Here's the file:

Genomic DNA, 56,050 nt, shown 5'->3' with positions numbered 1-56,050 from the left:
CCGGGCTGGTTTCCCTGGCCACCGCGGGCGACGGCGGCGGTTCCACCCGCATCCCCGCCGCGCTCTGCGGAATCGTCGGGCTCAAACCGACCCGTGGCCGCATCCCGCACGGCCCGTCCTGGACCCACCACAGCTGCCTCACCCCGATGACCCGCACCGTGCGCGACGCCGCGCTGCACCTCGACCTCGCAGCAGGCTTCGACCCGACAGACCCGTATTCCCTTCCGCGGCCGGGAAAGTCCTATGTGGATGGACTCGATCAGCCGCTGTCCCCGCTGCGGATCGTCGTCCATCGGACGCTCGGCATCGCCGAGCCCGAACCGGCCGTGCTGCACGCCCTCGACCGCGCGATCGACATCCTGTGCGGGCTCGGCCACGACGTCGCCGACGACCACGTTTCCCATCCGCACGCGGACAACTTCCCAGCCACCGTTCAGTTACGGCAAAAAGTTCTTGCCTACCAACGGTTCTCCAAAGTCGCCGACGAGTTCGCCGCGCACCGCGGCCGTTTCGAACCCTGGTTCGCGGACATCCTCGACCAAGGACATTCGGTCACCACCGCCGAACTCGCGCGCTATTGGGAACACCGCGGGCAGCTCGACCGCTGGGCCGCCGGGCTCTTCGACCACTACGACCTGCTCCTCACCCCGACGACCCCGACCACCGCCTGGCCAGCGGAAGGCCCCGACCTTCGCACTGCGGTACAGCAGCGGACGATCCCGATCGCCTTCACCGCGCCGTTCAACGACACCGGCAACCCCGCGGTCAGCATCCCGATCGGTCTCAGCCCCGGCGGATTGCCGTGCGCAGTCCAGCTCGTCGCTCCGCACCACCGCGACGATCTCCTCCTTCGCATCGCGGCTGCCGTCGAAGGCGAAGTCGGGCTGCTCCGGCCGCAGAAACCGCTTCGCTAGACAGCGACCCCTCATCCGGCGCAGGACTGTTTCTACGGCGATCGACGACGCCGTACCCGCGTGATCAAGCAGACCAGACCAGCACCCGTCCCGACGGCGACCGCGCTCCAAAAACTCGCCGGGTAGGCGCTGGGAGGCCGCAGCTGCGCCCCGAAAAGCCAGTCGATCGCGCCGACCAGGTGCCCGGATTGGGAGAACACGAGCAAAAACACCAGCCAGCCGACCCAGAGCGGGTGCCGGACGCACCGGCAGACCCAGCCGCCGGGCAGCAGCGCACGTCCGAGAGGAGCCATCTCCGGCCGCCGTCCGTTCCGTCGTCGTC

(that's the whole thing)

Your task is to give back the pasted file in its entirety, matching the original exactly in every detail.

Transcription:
Genomic DNA, 56,050 nt, shown 5'->3' with positions numbered 1-56,050 from the left:
CCGGGCTGGTTTCCCTGGCCACCGCGGGCGACGGCGGCGGTTCCACCCGCATCCCCGCCGCGCTCTGCGGAATCGTCGGGCTCAAACCGACCCGTGGCCGCATCCCGCACGGCCCGTCCTGGACCCACCACAGCTGCCTCACCCCGATGACCCGCACCGTGCGCGACGCCGCGCTGCACCTCGACCTCGCAGCAGGCTTCGACCCGACAGACCCGTATTCCCTTCCGCGGCCGGGAAAGTCCTATGTGGATGGACTCGATCAGCCGCTGTCCCCGCTGCGGATCGTCGTCCATCGGACGCTCGGCATCGCCGAGCCCGAACCGGCCGTGCTGCACGCCCTCGACCGCGCGATCGACATCCTGTGCGGGCTCGGCCACGACGTCGCCGACGACCACGTTTCCCATCCGCACGCGGACAACTTCCCAGCCACCGTTCAGTTACGGCAAAAAGTTCTTGCCTACCAACGGTTCTCCAAAGTCGCCGACGAGTTCGCCGCGCACCGCGGCCGTTTCGAACCCTGGTTCGCGGACATCCTCGACCAAGGACATTCGGTCACCACCGCCGAACTCGCGCGCTATTGGGAACACCGCGGGCAGCTCGACCGCTGGGCCGCCGGGCTCTTCGACCACTACGACCTGCTCCTCACCCCGACGACCCCGACCACCGCCTGGCCAGCGGAAGGCCCCGACCTTCGCACTGCGGTACAGCAGCGGACGATCCCGATCGCCTTCACCGCGCCGTTCAACGACACCGGCAACCCCGCGGTCAGCATCCCGATCGGTCTCAGCCCCGGCGGATTGCCGTGCGCAGTCCAGCTCGTCGCTCCGCACCACCGCGACGATCTCCTCCTTCGCATCGCGGCTGCCGTCGAAGGCGAAGTCGGGCTGCTCCGGCCGCAGAAACCGCTTCGCTAGACAGCGACCCCTCATCCGGCGCAGGACTGTTTCTACGGCGATCGACGACGCCGTACCCGCGTGATCAAGCAGACCAGACCAGCACCCGTCCCGACGGCGACCGCGCTCCAAAAACTCGCCGGGTAGGCGCTGGGAGGCCGCAGCTGCGCCCCGAAAAGCCAGTCGATCGCGCCGACCAGGTGCCCGGATTGGGAGAACACGAGCAAAAACACCAGCCAGCCGACCCAGAGCGGGTGCCGGACGCACCGGCAGACCCAGCCGCCGGGCAGCAGCGCACGTCCGAGAGGAGCCATCTCCGGCCGCCGTCCGTTCCGTCGTCGTC